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Poor decisions prove very costly

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By Kevin Paul Dupont
Globe Staff / January 8, 2012
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The Bruins played right into the sizzling-hot hands of the Canucks yesterday, giving the NHL’s best power-play team an embarrassment of riches (11 power plays) to work with, and they most likely will lose Brad Marchand to a suspension for his menacing clipping penalty on Sami Salo late in the second period.

Marchand’s misguided hit, which drew a five-minute major and a game misconduct, translated into a pair of power-play strikes and essentially gift-wrapped a 4-3 victory at TD Garden for last year’s Stanley Cup co-finalist.

Not that the January Cup means a heck of a lot in the grand scheme of an 82-game regular season, but it likely helped piece together a Vancouver ego that was smashed to smithereens by the Bruins over seven games last June.

It was one entertaining afternoon, full of last June’s lingering back story. It was topped to the brim with fights, including one protracted big-boy battle between Nathan Horton and the Canucks’ Dale Weise early in the first period.

If you’re still engaged in the game for its Neanderthal underbelly of fighting, then yesterday was for you, although the truth behind much of the mayhem was that referees Don VanMassenhoven and Dan O’Rourke did a poor job sorting out what was legal and illegal, clean and dirty, consequential and inconsequential.

Refereeing is a tough job, but two refs work each game, and those guys in stripes had a bad day at the office.

The takeaway from Boston’s side was discipline, or the lack of it. Just as the skilled Canucks have the NHL’s gold standard of a power play, the wide-bodied, roll-four-lines Bruins rule the league at even strength. If they keep their heads and stay on task, they erase teams with ease these days. Witness: a 6-1 win at New Jersey Wednesday and a 9-0 shellacking of the AHL/NHL Flames Thursday at the Garden.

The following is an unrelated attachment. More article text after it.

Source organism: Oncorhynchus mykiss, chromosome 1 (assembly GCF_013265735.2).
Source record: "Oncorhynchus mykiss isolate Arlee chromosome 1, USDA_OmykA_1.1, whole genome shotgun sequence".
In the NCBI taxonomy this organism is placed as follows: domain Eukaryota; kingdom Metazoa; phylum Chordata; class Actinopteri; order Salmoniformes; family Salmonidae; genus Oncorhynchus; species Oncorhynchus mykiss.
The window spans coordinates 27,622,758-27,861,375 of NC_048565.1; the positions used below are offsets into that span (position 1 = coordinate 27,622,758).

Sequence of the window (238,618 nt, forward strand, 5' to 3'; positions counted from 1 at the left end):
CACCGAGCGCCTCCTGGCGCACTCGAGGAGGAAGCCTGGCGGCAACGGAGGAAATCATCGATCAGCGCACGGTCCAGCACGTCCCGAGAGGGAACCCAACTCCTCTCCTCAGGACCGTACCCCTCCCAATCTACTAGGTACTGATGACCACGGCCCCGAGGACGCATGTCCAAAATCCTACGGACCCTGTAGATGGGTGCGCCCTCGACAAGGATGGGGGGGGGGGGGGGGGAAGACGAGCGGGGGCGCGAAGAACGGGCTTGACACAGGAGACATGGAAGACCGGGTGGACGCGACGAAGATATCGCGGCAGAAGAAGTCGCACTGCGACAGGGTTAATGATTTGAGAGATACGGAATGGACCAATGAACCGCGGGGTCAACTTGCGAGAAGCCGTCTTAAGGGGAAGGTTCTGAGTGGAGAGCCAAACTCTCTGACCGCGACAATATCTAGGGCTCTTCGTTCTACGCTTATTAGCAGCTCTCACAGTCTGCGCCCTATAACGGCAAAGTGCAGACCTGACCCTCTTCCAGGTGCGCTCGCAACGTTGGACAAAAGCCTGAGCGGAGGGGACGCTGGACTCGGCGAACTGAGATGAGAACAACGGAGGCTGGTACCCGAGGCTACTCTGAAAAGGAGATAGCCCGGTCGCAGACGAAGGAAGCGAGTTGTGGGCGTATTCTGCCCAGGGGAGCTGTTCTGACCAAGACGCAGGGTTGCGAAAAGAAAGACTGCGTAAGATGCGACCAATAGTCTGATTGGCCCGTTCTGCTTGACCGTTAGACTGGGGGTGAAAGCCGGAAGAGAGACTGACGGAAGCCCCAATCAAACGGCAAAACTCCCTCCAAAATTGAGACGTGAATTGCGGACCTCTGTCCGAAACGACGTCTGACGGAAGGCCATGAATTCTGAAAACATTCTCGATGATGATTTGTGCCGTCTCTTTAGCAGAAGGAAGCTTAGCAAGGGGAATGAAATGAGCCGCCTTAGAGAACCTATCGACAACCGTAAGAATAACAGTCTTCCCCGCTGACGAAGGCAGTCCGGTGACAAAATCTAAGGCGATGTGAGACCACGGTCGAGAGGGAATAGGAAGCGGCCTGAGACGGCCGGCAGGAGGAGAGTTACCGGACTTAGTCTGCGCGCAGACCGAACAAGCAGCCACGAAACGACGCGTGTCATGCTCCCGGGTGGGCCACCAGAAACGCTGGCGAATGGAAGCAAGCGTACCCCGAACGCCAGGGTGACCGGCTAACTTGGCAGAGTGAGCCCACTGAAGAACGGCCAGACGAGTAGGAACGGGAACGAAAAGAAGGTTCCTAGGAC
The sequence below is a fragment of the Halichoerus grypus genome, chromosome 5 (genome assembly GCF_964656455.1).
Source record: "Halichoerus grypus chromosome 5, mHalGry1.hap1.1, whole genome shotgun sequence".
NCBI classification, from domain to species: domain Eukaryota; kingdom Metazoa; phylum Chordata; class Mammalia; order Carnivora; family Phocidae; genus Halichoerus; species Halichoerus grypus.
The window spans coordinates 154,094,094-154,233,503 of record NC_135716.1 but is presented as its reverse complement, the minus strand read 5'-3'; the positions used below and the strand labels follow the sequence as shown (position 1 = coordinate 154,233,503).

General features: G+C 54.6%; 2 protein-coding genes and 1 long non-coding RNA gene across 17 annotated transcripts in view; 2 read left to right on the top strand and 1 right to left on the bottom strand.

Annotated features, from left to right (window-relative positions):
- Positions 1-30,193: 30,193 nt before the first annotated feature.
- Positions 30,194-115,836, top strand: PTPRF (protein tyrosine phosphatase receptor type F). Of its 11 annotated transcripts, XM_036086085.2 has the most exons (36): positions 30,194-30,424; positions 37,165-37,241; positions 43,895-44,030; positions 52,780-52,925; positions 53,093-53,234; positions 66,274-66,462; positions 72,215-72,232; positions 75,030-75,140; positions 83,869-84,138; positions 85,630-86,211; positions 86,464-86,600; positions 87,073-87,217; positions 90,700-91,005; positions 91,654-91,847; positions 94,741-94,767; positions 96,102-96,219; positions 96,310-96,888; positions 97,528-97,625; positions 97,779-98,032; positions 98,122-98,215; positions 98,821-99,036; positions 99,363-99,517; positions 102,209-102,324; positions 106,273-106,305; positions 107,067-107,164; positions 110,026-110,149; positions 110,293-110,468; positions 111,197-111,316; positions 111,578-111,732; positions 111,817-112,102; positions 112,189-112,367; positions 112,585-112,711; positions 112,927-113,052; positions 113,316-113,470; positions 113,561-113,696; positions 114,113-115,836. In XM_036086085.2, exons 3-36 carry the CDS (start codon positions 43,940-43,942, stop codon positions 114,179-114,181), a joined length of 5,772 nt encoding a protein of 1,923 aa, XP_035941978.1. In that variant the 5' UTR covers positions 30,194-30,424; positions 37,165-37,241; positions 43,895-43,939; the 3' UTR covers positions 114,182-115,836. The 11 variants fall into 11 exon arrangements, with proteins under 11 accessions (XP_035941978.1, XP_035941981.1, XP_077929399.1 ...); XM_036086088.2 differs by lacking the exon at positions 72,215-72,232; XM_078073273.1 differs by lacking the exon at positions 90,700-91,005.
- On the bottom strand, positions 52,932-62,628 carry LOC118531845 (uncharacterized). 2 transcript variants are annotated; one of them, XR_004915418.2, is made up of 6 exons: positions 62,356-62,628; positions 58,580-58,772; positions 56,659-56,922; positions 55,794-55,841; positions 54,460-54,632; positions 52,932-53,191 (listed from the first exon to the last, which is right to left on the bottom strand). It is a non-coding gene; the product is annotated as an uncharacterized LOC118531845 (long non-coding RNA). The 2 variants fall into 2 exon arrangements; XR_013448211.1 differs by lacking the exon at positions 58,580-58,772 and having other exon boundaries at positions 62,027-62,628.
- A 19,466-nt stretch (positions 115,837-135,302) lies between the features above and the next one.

“They did the right things,’’ said coach Claude Julien, crediting the team from British Columbia, “and we didn’t do enough to win the hockey game. Let’s be man enough to admit it and move on.’’

Good on Julien, although he went a little light on Marchand, whose penalty helped turn a 2-2 tie into a 4-2 deficit. The Canucks connected twice on the five-minute power play awarded when Marchand took aim at Salo and dropped him with his ugly clip along the boards.

Julien skated around the issue of Marchand facing more discipline, likely in part because the coach earlier lost Milan Lucic for the afternoon on a game misconduct for leaving the bench to join an altercation.

Based on video replay, Lucic did not leave the bench illegally and should have remained in the game. Blown call by the refs. More than two hours after the game, the league officially exonerated Lucic, a good thing for his wallet, because a 10-game suspension would have cost him $488,000 in pay. But un-tweeting the referees’ whistle did not get the big winger back in the game.

Marchand, though, got everything he deserved when he was tossed, and he is probably headed for yet another hearing with Brendan Shanahan, the league’s director of discipline.

Marchand last month was fined $2,500 for slew-footing Pittsburgh’s Matt Niskanen, but escaped a suspension. The clip on Salo now makes Marchand a frequent offender, and Shanahan has shown an intolerance this season for players who come back for second helpings of his mercy.

“You want to know the best case for keeping fighting in the game?’’ said one pro scout as the day drew to a close. “It’s because of dirty plays like that by Marchand. Take the fighting out, and that kind of stuff will go on all day long.’’

A reasonable alternative, one embraced by other professional leagues, would be to have game officials make the proper calls and have league bosses back them up with supplemental discipline. Slowly, painfully, the NHL has begun to figure that out after nearly a century of doing business. It will one day rid the game of fighting, or at the very least toss players out of the game after bouts.

It was, by far, the Bruins’ most undisciplined 60 minutes under Julien’s watch. That said, it was bizarre how his team ended up shorthanded two men when Messrs. VanMassenhoven and O’Rourke sorted out the brawl that erupted at 3:54 of the first.

Not only did they blow the call on Lucic, they also shorted the Bruins by two players, even though the core of all the fighting had Shawn Thornton buried under an avalanche of white shirts. It was six on one, a stranglehold on Thornton, and for that the Canucks were given the two-man advantage. Funny math. Crazy day.

Kevin Paul Dupont can be reached at dupont@globe.com. Follow him on Twitter @GlobeKPD.

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